Scientists in Belgium find a surprising reason why Greenland's glacier is melting so fast.

A team of scientists in Belgium has discovered a somewhat counterintuitive reason the Greenland ice sheet is melting at night.

Photo by Joe Raedle/Getty Images.


The surprise culprit? Clouds.

Jerks. Photo by Sy Clark/Flickr.

It may seem just ... kind of wrong to the many of us whose brains reflexively associate "clouds" with "chilly." If cloudy weather indeed equals cold weather, ice should ... stay frozen better on a cloudy day, right? According to this new study, however, increased cloud cover over the glacier actually accelerates the rate of melting.

Here's how it works, according to Kristof Van Tricht, University of Leuven professor and lead author on the paper:

"Over the entire Greenland ice sheet, clouds raise the temperature, which triggers additional meltwater runoff: 56 billion tons per year — a third more than clear skies. Contrary to what you would expect, this effect is not so much visible during the daytime melting process, but rather during the following night. A snowpack is like a frozen sponge that melts during the day. At night, clear skies make a large amount of meltwater in the sponge refreeze. When the sky is overcast, by contrast, the temperature remains too high and only some of the water refreezes. As a result, the sponge is saturated more quickly and excess meltwater drains away."

In other words...

The clouds basically act as a giant, celestial Snuggie for the glacier.

Overcast skies at night prevent heat — which builds up during the day while the sun is out — from escaping from the surface of the ice sheet. That heat makes it too warm for the water on the glacier's surface to refreeze when it's supposed to — and once the water drains off the glacier, it's lost forever.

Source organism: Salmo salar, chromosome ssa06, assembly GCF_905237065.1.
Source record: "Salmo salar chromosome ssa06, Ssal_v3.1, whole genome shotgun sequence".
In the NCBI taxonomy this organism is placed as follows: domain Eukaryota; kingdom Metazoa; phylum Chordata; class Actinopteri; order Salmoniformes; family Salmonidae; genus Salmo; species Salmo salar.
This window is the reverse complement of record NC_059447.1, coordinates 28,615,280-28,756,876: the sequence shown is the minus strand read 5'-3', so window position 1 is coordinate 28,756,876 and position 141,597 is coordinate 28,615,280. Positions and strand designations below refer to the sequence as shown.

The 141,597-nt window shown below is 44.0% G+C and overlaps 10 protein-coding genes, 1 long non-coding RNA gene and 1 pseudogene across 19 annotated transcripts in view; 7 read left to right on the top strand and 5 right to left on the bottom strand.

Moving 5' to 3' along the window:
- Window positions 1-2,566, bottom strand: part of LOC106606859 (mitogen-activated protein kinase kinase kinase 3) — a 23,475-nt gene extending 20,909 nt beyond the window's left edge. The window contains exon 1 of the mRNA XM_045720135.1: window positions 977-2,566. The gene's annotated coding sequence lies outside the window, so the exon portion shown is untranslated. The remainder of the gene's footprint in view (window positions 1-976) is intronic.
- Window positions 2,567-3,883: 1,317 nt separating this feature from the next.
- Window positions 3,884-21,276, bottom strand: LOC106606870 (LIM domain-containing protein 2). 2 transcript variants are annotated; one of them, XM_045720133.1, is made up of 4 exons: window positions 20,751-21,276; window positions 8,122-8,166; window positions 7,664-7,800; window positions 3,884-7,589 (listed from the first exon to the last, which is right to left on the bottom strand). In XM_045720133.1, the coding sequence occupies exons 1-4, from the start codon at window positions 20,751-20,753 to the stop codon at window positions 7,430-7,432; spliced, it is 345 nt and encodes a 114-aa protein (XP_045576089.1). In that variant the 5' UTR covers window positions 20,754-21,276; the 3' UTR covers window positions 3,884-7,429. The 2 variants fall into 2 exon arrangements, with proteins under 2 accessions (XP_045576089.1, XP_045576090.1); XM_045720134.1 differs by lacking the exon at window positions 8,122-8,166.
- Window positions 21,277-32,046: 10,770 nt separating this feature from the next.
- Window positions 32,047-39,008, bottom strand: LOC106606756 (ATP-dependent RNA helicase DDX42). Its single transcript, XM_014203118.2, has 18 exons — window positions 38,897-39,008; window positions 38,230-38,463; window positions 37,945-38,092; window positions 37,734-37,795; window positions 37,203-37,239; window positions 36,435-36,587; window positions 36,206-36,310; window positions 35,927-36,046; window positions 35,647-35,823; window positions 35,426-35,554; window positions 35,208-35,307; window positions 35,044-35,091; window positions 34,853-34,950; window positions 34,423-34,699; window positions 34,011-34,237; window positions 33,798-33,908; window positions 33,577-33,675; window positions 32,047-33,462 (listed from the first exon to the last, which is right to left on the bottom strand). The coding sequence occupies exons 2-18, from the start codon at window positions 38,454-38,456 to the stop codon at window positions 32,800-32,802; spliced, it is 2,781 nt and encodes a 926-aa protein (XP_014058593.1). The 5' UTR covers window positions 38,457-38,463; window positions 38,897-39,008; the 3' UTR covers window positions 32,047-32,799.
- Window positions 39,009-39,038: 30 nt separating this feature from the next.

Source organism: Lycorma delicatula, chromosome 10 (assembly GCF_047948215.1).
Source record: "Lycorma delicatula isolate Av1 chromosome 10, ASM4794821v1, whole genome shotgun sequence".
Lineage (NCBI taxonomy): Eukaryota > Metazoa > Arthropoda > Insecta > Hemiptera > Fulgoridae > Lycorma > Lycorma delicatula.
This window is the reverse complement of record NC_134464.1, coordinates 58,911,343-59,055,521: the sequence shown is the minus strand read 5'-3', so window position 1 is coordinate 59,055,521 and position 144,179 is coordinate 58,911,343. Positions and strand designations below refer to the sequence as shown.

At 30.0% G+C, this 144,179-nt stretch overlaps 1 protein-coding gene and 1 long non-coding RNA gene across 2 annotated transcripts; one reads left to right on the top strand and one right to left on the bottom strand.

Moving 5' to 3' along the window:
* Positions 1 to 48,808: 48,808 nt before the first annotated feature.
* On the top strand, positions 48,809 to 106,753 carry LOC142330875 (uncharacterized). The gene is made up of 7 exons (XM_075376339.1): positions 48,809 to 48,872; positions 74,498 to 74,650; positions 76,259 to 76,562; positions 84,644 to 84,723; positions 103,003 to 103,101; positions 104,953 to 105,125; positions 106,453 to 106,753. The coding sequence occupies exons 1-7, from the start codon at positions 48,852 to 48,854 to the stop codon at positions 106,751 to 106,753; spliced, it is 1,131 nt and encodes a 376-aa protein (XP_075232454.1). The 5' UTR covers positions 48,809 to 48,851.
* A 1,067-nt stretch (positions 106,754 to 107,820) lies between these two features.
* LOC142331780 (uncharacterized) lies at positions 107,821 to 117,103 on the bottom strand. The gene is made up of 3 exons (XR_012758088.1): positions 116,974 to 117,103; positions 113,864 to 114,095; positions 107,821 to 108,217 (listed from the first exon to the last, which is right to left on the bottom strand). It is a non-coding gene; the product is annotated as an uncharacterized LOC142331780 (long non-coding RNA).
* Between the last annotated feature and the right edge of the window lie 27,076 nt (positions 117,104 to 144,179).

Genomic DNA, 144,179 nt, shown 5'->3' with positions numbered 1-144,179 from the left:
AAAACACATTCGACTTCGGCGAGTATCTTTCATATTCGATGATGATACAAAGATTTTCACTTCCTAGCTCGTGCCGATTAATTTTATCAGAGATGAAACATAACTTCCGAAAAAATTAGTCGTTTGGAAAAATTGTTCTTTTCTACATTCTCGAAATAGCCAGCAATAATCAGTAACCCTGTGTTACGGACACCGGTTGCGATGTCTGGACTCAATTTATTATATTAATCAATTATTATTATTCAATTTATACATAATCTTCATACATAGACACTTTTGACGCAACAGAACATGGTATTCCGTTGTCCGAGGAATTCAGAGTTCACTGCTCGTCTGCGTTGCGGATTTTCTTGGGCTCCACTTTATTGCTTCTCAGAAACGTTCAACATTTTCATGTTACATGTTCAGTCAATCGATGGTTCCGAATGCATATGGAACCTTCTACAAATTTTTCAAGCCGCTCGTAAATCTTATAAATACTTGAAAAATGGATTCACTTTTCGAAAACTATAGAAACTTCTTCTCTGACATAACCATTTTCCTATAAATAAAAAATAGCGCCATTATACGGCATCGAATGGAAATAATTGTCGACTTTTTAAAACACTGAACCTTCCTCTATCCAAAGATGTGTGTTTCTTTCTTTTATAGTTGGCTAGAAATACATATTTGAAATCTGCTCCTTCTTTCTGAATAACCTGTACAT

Climate change is the elephant in the room here.

An iceberg that cleaved off the Greenland ice sheet. Photo by Joe Raedle/Getty Images.

Of course, the results of the study would just be a cool, neat, "ain't science something" thing if the melting of the Greenland ice sheet didn't have the potential to cause seriously catastrophic problems for everyone on Earth.

At the current rate, Greenland is losing over 300 billion tons of ice a year. The consequences of the ensuing sea level rise are expected to include anything from increased flooding during storms to the evacuation of coastal cities — basically, nothing terribly desirable.

Researchers hope that identifying this new behavior will help them predict future melting events — and the overall rate of sea level swell — more effectively, rendering them better able to gird humanity's loins for the worst (or, at least, the not-so-good).

In the meantime, continuing to ratchet back all the carbon we're putting in the air will only help things for the better.

The major climate agreement signed in Paris last year is super ambitious with good reason: We need a super ambitious plan if we're going to have any hope of limiting the damage to our sea and sky that's already begun, and we need to make sure we stick to it.

That means electing politicians who not only believe that manmade climate change is a real thing, but are willing to take the necessary policy steps — de-incentivizing the burning of fossil fuels while investing in renewable energy — that will help us snuff it out for good.

That way, those bastard clouds can't threaten us anymore.

That's right: Back off, sickos. Photo by Sy Clark/Flickr.

More

On an old episode of "The Oprah Winfrey Show" in July 1992, Oprah put her audience through a social experiment that puts racism in a new light. Despite being nearly two decades old, it's as relevant today as ever.

She split the audience members into two groups based on their eye color. Those with brown eyes were given preferential treatment by getting to cut the line and given refreshments while they waited to be seated. Those with blue eyes were made to put on a green collar and wait in a crowd for two hours.

Staff were instructed to be extra polite to brown-eyed people and to discriminate against blue-eyed people. Her guest for that day's show was diversity expert Jane Elliott, who helped set up the experiment and played along, explaining that brown-eyed people were smarter than blue-eyed people.

Watch the video to see how this experiment plays out.

Oprah's Social Experiment on Her Audience www.youtube.com

Culture
via Cadbury

Cadbury has removed the words from its Dairy Milk chocolate bars in the U.K. to draw attention to a serious issue, senior loneliness.